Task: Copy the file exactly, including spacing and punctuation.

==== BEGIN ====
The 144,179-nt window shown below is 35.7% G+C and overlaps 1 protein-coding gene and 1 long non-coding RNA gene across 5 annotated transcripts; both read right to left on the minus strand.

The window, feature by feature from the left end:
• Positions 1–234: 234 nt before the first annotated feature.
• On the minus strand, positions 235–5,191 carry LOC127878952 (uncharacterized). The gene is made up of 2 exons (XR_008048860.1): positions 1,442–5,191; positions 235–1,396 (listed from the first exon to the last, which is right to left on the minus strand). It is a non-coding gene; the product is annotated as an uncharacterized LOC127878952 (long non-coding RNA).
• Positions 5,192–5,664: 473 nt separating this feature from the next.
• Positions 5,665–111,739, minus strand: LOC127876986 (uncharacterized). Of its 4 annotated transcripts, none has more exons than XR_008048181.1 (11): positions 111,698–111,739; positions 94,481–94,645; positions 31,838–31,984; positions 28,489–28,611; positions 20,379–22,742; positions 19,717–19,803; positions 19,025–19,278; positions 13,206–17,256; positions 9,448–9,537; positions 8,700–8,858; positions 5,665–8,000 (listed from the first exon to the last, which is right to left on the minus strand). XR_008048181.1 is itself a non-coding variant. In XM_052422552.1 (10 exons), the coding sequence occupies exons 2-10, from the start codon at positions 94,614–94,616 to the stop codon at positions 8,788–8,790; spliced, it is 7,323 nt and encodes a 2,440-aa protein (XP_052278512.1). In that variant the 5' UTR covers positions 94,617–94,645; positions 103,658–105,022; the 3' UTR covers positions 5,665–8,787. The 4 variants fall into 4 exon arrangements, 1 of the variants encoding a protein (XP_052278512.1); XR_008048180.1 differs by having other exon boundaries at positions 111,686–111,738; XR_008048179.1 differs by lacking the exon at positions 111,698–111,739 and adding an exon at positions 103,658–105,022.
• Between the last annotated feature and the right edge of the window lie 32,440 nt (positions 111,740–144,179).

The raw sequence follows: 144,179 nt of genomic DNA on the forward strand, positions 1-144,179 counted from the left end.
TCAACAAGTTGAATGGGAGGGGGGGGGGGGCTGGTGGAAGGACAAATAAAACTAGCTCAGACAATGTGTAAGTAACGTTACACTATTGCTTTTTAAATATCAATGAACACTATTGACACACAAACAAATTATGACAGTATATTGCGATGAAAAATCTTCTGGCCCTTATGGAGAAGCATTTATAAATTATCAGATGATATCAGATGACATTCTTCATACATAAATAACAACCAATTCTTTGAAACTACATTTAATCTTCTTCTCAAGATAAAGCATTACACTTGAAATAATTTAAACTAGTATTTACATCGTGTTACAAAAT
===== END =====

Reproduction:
The 144,179-nt window shown below is 35.7% G+C and overlaps 1 protein-coding gene and 1 long non-coding RNA gene across 5 annotated transcripts; both read right to left on the minus strand.

The window, feature by feature from the left end:
• Positions 1–234: 234 nt before the first annotated feature.
• On the minus strand, positions 235–5,191 carry LOC127878952 (uncharacterized). The gene is made up of 2 exons (XR_008048860.1): positions 1,442–5,191; positions 235–1,396 (listed from the first exon to the last, which is right to left on the minus strand). It is a non-coding gene; the product is annotated as an uncharacterized LOC127878952 (long non-coding RNA).
• Positions 5,192–5,664: 473 nt separating this feature from the next.
• Positions 5,665–111,739, minus strand: LOC127876986 (uncharacterized). Of its 4 annotated transcripts, none has more exons than XR_008048181.1 (11): positions 111,698–111,739; positions 94,481–94,645; positions 31,838–31,984; positions 28,489–28,611; positions 20,379–22,742; positions 19,717–19,803; positions 19,025–19,278; positions 13,206–17,256; positions 9,448–9,537; positions 8,700–8,858; positions 5,665–8,000 (listed from the first exon to the last, which is right to left on the minus strand). XR_008048181.1 is itself a non-coding variant. In XM_052422552.1 (10 exons), the coding sequence occupies exons 2-10, from the start codon at positions 94,614–94,616 to the stop codon at positions 8,788–8,790; spliced, it is 7,323 nt and encodes a 2,440-aa protein (XP_052278512.1). In that variant the 5' UTR covers positions 94,617–94,645; positions 103,658–105,022; the 3' UTR covers positions 5,665–8,787. The 4 variants fall into 4 exon arrangements, 1 of the variants encoding a protein (XP_052278512.1); XR_008048180.1 differs by having other exon boundaries at positions 111,686–111,738; XR_008048179.1 differs by lacking the exon at positions 111,698–111,739 and adding an exon at positions 103,658–105,022.
• Between the last annotated feature and the right edge of the window lie 32,440 nt (positions 111,740–144,179).

The raw sequence follows: 144,179 nt of genomic DNA on the forward strand, positions 1-144,179 counted from the left end.
TCAACAAGTTGAATGGGAGGGGGGGGGGGGCTGGTGGAAGGACAAATAAAACTAGCTCAGACAATGTGTAAGTAACGTTACACTATTGCTTTTTAAATATCAATGAACACTATTGACACACAAACAAATTATGACAGTATATTGCGATGAAAAATCTTCTGGCCCTTATGGAGAAGCATTTATAAATTATCAGATGATATCAGATGACATTCTTCATACATAAATAACAACCAATTCTTTGAAACTACATTTAATCTTCTTCTCAAGATAAAGCATTACACTTGAAATAATTTAAACTAGTATTTACATCGTGTTACAAAAT